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Women of Wonders Film Fest 2015


May 28, 2015 Doors open at 5:30 | Screening starts at 6:00

La Maestra | 30min Directed by Elizabeth Pepin Silva

La Maestra (The Teacher) is a documentary about a young Mexican woman who decides to follow her own path and in doing so, inspires other to do the same and changes her community's expectations of what's appropriate for girls and women. The film profiles Mayra Agulair, a teacher in a tiny rural fishing village in Baja, Mexico, who becomes the first Mexican woman surfer in her area. Told in Spanish using mainly Mayra's voice, the film shows how she has gone on to inspire both her students and other local women to take up the sport and follow their dreams. Through her deep connection to the ocean, Mayra has also become an environmentalist, teaching her students the importance of land and sea stewardship through hands on learning. In the film, Mayra talks about the amazing surfing waves in her town -- a gift of nature that has brought thousands of gringo surfers to the area over the years, forever changing Mayra's hometown in both positive and negative ways. In this regard, the film is also a subtle commentary on the impact outsider surf tourists can have on small communities around the globe and the need for all of us to be mindful of taking care of the environment, no matter where we are.  La Maestra (The Teacher) is an important film because it features a strong Latina woman role model that will appeal to everyone.  There is no surf media hype, no surf company sponsors, and no surf industry to spoil the soul of this film.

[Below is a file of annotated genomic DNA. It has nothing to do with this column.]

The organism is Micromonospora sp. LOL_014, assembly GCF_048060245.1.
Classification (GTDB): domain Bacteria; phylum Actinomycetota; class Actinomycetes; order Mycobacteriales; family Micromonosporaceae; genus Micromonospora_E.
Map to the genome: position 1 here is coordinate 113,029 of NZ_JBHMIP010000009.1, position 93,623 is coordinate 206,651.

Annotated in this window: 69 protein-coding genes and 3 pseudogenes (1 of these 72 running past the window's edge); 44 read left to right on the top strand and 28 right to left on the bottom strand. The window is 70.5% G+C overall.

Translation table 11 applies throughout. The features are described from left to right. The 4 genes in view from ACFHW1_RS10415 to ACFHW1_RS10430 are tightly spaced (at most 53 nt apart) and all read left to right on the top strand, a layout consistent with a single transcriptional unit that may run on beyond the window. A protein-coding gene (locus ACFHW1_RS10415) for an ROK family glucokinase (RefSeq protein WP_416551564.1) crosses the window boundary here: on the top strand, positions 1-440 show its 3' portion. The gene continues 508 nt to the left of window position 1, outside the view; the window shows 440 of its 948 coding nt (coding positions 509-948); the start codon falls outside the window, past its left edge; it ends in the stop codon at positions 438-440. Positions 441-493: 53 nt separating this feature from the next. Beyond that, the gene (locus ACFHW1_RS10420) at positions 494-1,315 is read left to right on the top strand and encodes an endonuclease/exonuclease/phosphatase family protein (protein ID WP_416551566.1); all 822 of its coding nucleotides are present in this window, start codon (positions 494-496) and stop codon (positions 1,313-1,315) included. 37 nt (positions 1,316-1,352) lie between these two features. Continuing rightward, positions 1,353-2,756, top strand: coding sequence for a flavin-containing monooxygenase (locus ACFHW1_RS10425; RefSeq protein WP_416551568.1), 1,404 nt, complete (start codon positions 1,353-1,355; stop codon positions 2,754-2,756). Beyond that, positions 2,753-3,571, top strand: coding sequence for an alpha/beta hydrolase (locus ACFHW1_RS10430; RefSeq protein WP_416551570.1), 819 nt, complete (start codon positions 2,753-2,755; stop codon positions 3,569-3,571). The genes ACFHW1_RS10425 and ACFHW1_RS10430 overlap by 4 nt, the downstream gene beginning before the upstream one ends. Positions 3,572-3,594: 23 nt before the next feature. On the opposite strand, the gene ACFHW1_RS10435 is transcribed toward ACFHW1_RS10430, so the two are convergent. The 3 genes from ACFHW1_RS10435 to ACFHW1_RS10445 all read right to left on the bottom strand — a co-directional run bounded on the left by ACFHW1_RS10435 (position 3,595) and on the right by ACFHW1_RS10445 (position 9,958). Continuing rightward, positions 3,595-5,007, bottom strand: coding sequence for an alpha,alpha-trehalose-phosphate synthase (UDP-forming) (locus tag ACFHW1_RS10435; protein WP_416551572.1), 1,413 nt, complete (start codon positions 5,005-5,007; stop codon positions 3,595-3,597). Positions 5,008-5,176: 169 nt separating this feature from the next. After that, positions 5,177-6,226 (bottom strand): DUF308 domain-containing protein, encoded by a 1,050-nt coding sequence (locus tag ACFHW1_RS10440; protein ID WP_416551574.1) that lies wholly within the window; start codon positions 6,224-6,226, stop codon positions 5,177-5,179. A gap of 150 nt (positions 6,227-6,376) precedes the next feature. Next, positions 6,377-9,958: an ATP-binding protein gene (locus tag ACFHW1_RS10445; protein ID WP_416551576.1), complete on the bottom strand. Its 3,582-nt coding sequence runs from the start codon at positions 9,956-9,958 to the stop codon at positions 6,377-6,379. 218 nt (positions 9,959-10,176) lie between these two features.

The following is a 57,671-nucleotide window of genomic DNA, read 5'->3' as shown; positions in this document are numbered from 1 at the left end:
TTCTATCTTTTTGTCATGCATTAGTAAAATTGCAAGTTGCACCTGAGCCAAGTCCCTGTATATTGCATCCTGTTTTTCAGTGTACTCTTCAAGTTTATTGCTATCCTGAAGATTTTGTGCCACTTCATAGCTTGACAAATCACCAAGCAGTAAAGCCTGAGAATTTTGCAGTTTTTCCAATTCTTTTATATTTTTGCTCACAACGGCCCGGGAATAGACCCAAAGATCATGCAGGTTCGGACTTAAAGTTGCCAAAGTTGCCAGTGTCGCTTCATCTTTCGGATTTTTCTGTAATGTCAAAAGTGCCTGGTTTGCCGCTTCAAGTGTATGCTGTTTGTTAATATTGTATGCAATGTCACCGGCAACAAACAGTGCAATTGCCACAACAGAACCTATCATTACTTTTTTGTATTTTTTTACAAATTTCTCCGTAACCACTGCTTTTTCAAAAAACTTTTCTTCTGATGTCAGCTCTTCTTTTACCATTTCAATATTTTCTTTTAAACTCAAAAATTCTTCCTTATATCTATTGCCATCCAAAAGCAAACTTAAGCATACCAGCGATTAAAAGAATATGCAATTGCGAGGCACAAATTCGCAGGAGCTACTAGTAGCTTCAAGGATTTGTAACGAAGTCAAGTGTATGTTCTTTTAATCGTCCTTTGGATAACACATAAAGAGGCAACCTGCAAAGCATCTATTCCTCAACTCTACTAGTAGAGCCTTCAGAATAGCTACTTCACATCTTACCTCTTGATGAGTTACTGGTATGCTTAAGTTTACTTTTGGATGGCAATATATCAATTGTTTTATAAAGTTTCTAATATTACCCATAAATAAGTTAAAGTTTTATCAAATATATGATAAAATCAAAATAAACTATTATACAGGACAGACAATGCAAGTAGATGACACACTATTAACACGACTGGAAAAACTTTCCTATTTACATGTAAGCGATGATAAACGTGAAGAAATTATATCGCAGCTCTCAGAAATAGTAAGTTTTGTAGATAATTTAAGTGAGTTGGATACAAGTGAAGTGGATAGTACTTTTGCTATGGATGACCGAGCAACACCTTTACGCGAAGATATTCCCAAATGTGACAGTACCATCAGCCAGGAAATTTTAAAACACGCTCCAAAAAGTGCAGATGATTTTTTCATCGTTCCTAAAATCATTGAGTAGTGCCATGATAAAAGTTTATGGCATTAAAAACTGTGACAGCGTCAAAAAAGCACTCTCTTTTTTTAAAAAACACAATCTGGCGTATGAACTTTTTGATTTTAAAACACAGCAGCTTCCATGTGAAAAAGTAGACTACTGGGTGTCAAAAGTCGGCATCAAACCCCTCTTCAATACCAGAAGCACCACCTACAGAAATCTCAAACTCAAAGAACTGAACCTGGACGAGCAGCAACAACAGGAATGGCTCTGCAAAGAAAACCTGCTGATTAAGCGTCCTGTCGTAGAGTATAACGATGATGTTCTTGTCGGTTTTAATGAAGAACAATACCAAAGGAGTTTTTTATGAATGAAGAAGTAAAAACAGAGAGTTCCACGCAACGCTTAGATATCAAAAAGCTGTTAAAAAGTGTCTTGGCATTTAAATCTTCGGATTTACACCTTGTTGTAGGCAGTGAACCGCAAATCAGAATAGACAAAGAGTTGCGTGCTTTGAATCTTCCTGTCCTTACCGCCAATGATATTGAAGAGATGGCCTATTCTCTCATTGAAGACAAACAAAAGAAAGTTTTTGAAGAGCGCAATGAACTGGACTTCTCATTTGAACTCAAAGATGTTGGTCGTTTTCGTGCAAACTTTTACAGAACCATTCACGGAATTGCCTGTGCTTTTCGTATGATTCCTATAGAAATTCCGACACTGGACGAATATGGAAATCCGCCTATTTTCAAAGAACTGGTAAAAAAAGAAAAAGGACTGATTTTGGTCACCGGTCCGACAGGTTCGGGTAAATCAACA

The Lei Makers | 8min Directed by Allison Kennedy

Mahealani is a proud Hawaiian lei maker who runs one of the many lei stands at the local airport. Due to close proximity and similarity in products, the stands are always in fierce competition. When Mahealani's lei stand neighbor and longtime rival, Yoshiko, devises a way to overshadow her, the two stands transform into a battle zone as the women compete to win over each other's customers.


Little Hurricane | 14min Directed by Paloma Lommel 

Miranda, a rebellious teenage girl has to take care of her mother Grace who is diagnosed with early onset Alzheimer's disease. A year after the death of her father and younger brother, the progression of Grace's mental decline reinforced tragically. Miranda struggles to find her own identity at this crucial age while she has to witness her mother's loss of identity.


What's Under Your Hat | 74min Directed by Lola Barrera and Iñaki Peñafiel